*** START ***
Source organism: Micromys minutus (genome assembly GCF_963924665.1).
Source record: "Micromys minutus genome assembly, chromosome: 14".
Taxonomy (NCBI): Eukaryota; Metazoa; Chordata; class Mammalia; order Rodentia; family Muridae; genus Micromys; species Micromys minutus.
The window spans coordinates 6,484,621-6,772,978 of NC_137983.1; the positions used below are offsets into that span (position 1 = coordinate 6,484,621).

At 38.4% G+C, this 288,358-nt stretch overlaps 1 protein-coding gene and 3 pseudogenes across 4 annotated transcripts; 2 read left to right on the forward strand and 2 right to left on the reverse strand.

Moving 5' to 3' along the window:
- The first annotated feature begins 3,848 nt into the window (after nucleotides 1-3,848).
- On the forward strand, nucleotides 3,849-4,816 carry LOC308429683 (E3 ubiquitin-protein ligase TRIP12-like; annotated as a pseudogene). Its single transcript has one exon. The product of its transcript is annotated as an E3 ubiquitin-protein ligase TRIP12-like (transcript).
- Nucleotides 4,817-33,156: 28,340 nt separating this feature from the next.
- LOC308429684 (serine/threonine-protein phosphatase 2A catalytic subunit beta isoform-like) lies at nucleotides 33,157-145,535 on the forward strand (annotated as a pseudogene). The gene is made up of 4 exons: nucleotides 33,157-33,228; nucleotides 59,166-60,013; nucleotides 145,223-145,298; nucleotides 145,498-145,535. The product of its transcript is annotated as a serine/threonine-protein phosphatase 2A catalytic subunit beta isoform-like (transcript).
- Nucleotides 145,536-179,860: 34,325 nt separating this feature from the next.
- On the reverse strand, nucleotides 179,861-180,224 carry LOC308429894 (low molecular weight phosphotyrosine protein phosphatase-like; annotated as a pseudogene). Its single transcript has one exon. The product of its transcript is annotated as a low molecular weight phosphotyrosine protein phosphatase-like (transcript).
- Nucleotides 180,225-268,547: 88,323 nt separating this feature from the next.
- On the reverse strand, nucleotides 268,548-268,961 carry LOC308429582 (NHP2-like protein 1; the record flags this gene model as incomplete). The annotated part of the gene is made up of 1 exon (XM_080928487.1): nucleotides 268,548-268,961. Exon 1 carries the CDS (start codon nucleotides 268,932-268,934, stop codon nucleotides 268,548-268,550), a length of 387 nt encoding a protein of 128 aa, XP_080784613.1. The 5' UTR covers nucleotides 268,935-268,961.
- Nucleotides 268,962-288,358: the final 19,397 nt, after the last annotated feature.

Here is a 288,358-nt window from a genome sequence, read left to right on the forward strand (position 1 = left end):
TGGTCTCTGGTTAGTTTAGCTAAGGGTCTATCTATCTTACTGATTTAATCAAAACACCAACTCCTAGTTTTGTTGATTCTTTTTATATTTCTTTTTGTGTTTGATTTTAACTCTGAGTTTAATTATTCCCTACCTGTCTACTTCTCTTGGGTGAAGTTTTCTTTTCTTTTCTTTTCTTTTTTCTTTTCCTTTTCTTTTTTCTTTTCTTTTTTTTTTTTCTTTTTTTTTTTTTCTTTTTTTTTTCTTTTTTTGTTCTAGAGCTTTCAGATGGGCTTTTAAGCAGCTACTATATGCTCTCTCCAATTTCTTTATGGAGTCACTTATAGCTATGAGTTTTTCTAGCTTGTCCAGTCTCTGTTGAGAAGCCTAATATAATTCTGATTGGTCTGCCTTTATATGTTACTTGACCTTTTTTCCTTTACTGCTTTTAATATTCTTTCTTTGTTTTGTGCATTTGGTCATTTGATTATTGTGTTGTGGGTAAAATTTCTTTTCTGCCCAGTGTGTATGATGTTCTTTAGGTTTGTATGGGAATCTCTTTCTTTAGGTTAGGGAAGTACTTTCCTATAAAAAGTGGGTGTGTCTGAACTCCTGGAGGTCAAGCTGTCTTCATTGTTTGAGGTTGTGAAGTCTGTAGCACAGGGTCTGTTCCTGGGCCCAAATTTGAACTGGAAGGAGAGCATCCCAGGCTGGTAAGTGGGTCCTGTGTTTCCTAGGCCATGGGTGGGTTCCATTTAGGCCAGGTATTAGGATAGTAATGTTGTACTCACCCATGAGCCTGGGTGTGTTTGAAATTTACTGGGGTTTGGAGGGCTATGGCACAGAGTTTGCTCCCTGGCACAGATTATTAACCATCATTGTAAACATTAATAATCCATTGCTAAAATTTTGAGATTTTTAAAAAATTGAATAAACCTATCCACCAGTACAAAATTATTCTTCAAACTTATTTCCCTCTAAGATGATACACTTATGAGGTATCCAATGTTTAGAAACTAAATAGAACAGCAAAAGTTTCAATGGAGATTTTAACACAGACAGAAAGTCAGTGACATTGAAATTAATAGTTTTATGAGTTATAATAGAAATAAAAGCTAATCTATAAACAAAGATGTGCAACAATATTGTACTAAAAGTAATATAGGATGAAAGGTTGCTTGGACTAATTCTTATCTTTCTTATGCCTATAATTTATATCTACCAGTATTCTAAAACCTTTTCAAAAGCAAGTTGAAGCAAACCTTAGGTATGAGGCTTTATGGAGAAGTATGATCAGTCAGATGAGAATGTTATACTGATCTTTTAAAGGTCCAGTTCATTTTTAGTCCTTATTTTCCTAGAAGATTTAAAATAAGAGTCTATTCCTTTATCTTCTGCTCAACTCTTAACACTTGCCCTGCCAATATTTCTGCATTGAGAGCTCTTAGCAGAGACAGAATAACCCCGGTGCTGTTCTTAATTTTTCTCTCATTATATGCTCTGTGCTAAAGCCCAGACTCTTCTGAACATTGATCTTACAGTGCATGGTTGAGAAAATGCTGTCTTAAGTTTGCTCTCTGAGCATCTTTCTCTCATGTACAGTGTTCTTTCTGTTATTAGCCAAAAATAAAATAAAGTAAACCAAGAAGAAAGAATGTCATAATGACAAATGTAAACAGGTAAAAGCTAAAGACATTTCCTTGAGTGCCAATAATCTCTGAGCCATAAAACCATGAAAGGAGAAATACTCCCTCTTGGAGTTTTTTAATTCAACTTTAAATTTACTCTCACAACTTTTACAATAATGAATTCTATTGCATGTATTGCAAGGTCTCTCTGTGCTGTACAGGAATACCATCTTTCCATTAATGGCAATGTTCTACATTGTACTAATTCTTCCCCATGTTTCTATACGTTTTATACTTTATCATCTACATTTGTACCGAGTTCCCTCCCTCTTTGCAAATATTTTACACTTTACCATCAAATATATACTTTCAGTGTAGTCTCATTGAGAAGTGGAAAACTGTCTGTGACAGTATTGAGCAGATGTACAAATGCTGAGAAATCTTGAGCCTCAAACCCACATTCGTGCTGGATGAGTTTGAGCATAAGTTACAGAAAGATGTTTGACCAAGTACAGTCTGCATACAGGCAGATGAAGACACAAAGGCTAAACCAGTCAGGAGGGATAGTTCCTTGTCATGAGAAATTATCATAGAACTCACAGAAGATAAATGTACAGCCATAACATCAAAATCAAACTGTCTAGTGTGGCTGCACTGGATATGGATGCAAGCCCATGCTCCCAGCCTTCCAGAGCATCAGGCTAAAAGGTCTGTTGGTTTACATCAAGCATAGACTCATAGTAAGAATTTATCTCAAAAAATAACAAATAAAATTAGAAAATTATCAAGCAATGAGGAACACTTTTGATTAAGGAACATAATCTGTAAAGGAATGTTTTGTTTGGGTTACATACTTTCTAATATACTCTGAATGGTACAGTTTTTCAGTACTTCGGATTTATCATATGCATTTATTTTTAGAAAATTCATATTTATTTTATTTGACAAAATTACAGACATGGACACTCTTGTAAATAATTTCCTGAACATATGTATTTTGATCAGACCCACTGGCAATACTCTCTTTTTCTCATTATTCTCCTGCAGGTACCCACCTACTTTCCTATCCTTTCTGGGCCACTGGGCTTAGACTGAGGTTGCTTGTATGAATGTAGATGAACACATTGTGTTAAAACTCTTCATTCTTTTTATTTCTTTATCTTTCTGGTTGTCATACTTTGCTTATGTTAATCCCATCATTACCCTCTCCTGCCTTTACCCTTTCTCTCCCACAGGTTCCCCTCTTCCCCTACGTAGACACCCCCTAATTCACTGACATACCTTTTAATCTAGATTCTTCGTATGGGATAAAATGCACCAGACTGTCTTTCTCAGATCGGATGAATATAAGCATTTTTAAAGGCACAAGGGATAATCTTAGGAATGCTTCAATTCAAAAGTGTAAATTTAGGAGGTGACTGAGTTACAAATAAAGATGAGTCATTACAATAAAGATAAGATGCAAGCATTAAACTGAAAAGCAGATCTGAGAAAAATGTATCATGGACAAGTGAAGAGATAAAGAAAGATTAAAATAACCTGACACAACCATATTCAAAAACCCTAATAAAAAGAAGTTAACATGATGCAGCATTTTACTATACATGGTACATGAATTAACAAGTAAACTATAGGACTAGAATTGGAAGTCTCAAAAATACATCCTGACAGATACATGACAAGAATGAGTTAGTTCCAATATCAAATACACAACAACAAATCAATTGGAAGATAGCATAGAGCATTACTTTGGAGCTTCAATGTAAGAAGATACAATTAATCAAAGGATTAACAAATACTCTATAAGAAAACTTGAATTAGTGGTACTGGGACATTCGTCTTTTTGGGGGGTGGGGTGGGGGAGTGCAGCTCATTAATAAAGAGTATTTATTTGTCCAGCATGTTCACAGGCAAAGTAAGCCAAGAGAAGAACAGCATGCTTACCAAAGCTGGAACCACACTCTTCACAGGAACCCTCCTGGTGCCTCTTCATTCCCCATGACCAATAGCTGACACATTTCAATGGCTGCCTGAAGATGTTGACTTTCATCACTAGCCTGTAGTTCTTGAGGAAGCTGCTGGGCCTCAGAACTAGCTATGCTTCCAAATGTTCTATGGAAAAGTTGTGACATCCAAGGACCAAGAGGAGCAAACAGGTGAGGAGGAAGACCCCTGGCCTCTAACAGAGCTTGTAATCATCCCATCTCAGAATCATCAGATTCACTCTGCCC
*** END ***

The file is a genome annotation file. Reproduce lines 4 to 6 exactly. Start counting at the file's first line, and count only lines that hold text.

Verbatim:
The window spans coordinates 6,484,621-6,772,978 of NC_137983.1; the positions used below are offsets into that span (position 1 = coordinate 6,484,621).

At 38.4% G+C, this 288,358-nt stretch overlaps 1 protein-coding gene and 3 pseudogenes across 4 annotated transcripts; 2 read left to right on the forward strand and 2 right to left on the reverse strand.

Moving 5' to 3' along the window: